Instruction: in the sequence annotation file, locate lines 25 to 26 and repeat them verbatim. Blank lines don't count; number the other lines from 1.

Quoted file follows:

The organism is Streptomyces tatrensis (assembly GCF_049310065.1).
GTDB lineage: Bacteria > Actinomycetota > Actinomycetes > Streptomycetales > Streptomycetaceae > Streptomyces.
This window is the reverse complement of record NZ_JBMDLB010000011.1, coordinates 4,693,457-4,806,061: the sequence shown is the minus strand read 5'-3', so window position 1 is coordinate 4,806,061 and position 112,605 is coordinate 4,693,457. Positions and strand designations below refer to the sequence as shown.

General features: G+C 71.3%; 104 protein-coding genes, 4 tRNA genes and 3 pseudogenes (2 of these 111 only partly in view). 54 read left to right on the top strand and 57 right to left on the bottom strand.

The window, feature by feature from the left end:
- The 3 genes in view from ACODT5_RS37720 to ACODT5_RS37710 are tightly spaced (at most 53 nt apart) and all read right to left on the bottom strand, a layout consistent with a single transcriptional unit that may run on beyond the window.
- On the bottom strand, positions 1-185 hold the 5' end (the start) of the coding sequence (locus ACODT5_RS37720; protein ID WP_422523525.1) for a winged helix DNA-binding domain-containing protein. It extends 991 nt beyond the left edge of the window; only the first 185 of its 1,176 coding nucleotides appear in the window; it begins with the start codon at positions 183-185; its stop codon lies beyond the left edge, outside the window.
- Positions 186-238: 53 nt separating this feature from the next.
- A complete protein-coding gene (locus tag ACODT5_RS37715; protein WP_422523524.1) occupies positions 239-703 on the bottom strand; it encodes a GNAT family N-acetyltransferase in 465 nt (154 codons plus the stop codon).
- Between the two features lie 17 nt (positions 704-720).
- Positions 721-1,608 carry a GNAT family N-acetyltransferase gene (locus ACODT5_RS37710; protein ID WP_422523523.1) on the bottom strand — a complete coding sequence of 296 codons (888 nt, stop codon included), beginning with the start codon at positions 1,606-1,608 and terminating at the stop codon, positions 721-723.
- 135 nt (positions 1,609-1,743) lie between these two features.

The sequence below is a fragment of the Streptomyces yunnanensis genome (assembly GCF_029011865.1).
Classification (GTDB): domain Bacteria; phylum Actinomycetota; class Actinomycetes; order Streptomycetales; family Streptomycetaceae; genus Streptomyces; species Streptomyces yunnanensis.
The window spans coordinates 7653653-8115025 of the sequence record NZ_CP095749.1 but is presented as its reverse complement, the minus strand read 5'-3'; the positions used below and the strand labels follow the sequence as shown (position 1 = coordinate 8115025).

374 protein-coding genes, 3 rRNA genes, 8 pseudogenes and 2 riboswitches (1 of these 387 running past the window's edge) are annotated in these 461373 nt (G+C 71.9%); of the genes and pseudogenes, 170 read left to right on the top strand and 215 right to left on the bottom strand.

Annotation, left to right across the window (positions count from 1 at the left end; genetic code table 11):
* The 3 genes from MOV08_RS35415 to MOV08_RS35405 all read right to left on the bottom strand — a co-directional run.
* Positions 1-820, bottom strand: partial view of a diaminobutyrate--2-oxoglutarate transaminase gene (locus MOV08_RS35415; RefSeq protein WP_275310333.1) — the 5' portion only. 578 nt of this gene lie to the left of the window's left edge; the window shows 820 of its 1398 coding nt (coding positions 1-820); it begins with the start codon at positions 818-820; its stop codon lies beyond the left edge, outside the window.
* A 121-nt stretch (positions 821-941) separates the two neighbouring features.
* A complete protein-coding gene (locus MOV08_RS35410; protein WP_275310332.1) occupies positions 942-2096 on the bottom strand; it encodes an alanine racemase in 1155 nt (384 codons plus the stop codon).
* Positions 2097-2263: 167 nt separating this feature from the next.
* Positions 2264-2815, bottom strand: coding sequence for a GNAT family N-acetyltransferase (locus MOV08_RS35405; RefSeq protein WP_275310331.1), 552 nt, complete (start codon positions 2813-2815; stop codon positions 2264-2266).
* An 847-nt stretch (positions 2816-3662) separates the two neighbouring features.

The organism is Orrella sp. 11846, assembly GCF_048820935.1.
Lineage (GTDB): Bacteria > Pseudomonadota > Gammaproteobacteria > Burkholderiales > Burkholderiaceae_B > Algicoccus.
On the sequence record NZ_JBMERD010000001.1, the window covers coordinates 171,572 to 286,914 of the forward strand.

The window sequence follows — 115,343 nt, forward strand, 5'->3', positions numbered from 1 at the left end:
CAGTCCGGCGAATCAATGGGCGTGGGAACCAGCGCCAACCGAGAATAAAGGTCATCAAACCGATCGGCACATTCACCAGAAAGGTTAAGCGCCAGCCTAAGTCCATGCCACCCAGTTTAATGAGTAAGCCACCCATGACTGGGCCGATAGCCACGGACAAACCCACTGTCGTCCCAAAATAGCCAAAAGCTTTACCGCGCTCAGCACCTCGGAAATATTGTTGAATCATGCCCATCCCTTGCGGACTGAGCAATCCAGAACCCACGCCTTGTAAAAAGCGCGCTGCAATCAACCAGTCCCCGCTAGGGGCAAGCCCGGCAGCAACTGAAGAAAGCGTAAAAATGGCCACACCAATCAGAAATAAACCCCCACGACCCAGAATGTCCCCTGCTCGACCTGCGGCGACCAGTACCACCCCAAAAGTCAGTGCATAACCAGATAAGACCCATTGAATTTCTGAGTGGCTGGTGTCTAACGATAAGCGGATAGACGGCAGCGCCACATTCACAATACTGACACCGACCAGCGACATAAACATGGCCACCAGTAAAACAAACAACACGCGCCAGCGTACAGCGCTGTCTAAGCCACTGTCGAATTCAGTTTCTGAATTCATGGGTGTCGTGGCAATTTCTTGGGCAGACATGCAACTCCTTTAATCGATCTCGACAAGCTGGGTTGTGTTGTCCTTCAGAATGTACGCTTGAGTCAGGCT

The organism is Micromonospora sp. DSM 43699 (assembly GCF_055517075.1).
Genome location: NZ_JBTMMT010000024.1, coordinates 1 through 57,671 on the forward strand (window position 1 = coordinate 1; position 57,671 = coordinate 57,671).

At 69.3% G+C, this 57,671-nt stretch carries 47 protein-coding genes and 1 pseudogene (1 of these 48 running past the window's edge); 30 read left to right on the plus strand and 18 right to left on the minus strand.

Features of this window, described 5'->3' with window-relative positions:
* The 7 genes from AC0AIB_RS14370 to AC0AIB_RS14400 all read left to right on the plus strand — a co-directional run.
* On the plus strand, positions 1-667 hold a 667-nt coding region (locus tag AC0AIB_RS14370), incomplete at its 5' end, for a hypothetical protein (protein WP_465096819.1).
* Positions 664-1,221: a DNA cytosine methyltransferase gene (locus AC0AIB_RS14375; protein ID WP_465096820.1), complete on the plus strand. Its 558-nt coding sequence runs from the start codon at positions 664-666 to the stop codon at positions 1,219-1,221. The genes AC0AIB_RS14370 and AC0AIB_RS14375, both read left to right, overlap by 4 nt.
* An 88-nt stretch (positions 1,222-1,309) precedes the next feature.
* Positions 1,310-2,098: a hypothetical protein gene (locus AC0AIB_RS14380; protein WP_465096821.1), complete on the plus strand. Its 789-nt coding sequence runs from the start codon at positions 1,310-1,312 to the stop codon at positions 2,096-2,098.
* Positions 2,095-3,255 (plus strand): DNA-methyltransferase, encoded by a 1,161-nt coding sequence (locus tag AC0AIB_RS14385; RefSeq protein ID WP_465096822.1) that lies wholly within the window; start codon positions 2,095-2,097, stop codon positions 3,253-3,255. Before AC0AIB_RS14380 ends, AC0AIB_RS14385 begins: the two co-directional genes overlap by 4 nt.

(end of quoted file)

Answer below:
The organism is Orrella sp. 11846, assembly GCF_048820935.1.
Lineage (GTDB): Bacteria > Pseudomonadota > Gammaproteobacteria > Burkholderiales > Burkholderiaceae_B > Algicoccus.